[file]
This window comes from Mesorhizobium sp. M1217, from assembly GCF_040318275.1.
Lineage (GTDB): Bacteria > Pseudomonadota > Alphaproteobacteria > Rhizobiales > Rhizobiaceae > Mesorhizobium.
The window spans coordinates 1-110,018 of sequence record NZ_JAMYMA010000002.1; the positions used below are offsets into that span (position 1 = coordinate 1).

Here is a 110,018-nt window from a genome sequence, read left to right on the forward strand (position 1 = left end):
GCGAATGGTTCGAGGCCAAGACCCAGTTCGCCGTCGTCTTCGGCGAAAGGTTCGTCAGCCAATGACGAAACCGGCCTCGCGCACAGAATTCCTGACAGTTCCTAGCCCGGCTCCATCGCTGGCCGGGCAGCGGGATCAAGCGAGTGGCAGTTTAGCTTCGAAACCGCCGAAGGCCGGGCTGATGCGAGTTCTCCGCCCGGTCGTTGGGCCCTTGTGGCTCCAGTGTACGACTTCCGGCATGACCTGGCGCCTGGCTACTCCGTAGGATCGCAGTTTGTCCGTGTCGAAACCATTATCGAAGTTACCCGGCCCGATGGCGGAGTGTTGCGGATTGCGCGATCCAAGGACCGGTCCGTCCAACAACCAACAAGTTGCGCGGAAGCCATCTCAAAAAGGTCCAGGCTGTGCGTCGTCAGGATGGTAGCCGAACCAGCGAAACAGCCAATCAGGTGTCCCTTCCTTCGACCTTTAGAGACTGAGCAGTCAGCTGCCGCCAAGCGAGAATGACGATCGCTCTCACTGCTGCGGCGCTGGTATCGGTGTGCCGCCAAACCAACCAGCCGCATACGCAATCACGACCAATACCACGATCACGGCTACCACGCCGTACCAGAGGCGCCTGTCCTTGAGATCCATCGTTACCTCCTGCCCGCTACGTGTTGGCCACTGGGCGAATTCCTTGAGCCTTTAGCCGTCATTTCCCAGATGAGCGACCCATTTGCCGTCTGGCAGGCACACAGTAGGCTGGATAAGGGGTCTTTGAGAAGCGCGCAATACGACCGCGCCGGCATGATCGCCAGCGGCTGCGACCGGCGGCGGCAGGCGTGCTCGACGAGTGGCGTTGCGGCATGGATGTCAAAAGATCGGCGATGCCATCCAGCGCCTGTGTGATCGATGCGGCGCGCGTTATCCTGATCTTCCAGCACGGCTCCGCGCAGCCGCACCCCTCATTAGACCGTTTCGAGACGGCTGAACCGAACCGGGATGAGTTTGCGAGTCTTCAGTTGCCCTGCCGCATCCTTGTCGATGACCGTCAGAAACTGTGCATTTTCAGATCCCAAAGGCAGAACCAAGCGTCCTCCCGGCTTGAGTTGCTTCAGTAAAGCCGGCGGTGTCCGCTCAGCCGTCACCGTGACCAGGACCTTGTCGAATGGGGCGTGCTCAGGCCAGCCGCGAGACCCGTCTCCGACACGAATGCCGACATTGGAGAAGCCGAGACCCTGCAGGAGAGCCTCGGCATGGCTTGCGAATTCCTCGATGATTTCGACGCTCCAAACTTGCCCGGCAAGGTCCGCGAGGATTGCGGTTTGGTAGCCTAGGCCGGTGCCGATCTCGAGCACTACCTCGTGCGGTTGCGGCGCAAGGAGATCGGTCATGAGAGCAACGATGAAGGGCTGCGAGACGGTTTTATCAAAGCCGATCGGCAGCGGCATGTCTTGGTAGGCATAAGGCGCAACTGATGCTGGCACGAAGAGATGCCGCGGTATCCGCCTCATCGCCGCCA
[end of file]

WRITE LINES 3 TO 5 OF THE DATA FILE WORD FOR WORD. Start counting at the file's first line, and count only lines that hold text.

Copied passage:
The window spans coordinates 1-110,018 of sequence record NZ_JAMYMA010000002.1; the positions used below are offsets into that span (position 1 = coordinate 1).

Here is a 110,018-nt window from a genome sequence, read left to right on the forward strand (position 1 = left end):
GCGAATGGTTCGAGGCCAAGACCCAGTTCGCCGTCGTCTTCGGCGAAAGGTTCGTCAGCCAATGACGAAACCGGCCTCGCGCACAGAATTCCTGACAGTTCCTAGCCCGGCTCCATCGCTGGCCGGGCAGCGGGATCAAGCGAGTGGCAGTTTAGCTTCGAAACCGCCGAAGGCCGGGCTGATGCGAGTTCTCCGCCCGGTCGTTGGGCCCTTGTGGCTCCAGTGTACGACTTCCGGCATGACCTGGCGCCTGGCTACTCCGTAGGATCGCAGTTTGTCCGTGTCGAAACCATTATCGAAGTTACCCGGCCCGATGGCGGAGTGTTGCGGATTGCGCGATCCAAGGACCGGTCCGTCCAACAACCAACAAGTTGCGCGGAAGCCATCTCAAAAAGGTCCAGGCTGTGCGTCGTCAGGATGGTAGCCGAACCAGCGAAACAGCCAATCAGGTGTCCCTTCCTTCGACCTTTAGAGACTGAGCAGTCAGCTGCCGCCAAGCGAGAATGACGATCGCTCTCACTGCTGCGGCGCTGGTATCGGTGTGCCGCCAAACCAACCAGCCGCATACGCAATCACGACCAATACCACGATCACGGCTACCACGCCGTACCAGAGGCGCCTGTCCTTGAGATCCATCGTTACCTCCTGCCCGCTACGTGTTGGCCACTGGGCGAATTCCTTGAGCCTTTAGCCGTCATTTCCCAGATGAGCGACCCATTTGCCGTCTGGCAGGCACACAGTAGGCTGGATAAGGGGTCTTTGAGAAGCGCGCAATACGACCGCGCCGGCATGATCGCCAGCGGCTGCGACCGGCGGCGGCAGGCGTGCTCGACGAGTGGCGTTGCGGCATGGATGTCAAAAGATCGGCGATGCCATCCAGCGCCTGTGTGATCGATGCGGCGCGCGTTATCCTGATCTTCCAGCACGGCTCCGCGCAGCCGCACCCCTCATTAGACCGTTTCGAGACGGCTGAACCGAACCGGGATGAGTTTGCGAGTCTTCAGTTGCCCTGCCGCATCCTTGTCGATGACCGTCAGAAACTGTGCATTTTCAGATCCCAAAGGCAGAACCAAGCGTCCTCCCGGCTTGAGTTGCTTCAGTAAAGCCGGCGGTGTCCGCTCAGCCGTCACCGTGACCAGGACCTTGTCGAATGGGGCGTGCTCAGGCCAGCCGCGAGACCCGTCTCCGACACGAATGCCGACATTGGAGAAGCCGAGACCCTGCAGGAGAGCCTCGGCATGGCTTGCGAATTCCTCGATGATTTCGACGCTCCAAACTTGCCCGGCAAGGTCCGCGAGGATTGCGGTTTGGTAGCCTAGGCCGGTGCCGATCTCGAGCACTACCTCGTGCGGTTGCGGCGCAAGGAGATCGGTCATGAGAGCAACGATGAAGGGCTGCGAGACGGTTTTATCAAAGCCGATCGGCAGCGGCATGTCTTGGTAGGCATAAGGCGCAACTGATGCTGGCACGAAGAGATGCCGCGGTATCCGCCTCATCGCCGCCA